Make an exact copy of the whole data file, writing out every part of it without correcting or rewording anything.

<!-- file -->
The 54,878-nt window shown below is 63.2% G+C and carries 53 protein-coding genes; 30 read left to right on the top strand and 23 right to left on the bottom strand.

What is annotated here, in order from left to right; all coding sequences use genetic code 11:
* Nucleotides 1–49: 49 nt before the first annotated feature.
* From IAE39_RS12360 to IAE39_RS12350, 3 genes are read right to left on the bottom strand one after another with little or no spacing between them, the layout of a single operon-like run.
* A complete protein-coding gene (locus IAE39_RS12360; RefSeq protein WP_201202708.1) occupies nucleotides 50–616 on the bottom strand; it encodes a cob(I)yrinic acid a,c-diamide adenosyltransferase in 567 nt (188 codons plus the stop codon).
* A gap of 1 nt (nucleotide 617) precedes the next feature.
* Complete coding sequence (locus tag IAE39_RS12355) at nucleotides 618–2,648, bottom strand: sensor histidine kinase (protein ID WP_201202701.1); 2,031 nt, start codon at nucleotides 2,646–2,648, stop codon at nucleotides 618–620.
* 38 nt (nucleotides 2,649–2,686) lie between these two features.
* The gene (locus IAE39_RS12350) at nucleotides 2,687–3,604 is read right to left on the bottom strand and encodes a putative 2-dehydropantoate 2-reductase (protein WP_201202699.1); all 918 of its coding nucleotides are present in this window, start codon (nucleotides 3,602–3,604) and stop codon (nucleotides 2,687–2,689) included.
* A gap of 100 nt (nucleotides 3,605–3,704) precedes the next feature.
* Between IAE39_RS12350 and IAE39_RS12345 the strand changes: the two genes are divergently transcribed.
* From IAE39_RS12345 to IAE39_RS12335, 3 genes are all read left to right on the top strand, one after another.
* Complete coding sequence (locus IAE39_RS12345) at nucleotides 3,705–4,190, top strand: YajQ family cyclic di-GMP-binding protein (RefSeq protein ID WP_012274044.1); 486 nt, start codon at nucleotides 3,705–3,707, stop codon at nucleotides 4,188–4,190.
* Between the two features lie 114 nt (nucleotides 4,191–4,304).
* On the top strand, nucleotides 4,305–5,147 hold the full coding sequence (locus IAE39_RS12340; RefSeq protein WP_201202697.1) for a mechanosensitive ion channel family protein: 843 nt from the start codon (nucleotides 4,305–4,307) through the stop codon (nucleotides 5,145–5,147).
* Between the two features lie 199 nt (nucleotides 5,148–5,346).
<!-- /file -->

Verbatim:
The 54,878-nt window shown below is 63.2% G+C and carries 53 protein-coding genes; 30 read left to right on the top strand and 23 right to left on the bottom strand.

What is annotated here, in order from left to right; all coding sequences use genetic code 11:
* Nucleotides 1–49: 49 nt before the first annotated feature.
* From IAE39_RS12360 to IAE39_RS12350, 3 genes are read right to left on the bottom strand one after another with little or no spacing between them, the layout of a single operon-like run.
* A complete protein-coding gene (locus IAE39_RS12360; RefSeq protein WP_201202708.1) occupies nucleotides 50–616 on the bottom strand; it encodes a cob(I)yrinic acid a,c-diamide adenosyltransferase in 567 nt (188 codons plus the stop codon).
* A gap of 1 nt (nucleotide 617) precedes the next feature.
* Complete coding sequence (locus tag IAE39_RS12355) at nucleotides 618–2,648, bottom strand: sensor histidine kinase (protein ID WP_201202701.1); 2,031 nt, start codon at nucleotides 2,646–2,648, stop codon at nucleotides 618–620.
* 38 nt (nucleotides 2,649–2,686) lie between these two features.
* The gene (locus IAE39_RS12350) at nucleotides 2,687–3,604 is read right to left on the bottom strand and encodes a putative 2-dehydropantoate 2-reductase (protein WP_201202699.1); all 918 of its coding nucleotides are present in this window, start codon (nucleotides 3,602–3,604) and stop codon (nucleotides 2,687–2,689) included.
* A gap of 100 nt (nucleotides 3,605–3,704) precedes the next feature.
* Between IAE39_RS12350 and IAE39_RS12345 the strand changes: the two genes are divergently transcribed.
* From IAE39_RS12345 to IAE39_RS12335, 3 genes are all read left to right on the top strand, one after another.
* Complete coding sequence (locus IAE39_RS12345) at nucleotides 3,705–4,190, top strand: YajQ family cyclic di-GMP-binding protein (RefSeq protein ID WP_012274044.1); 486 nt, start codon at nucleotides 3,705–3,707, stop codon at nucleotides 4,188–4,190.
* Between the two features lie 114 nt (nucleotides 4,191–4,304).
* On the top strand, nucleotides 4,305–5,147 hold the full coding sequence (locus IAE39_RS12340; RefSeq protein WP_201202697.1) for a mechanosensitive ion channel family protein: 843 nt from the start codon (nucleotides 4,305–4,307) through the stop codon (nucleotides 5,145–5,147).
* Between the two features lie 199 nt (nucleotides 5,148–5,346).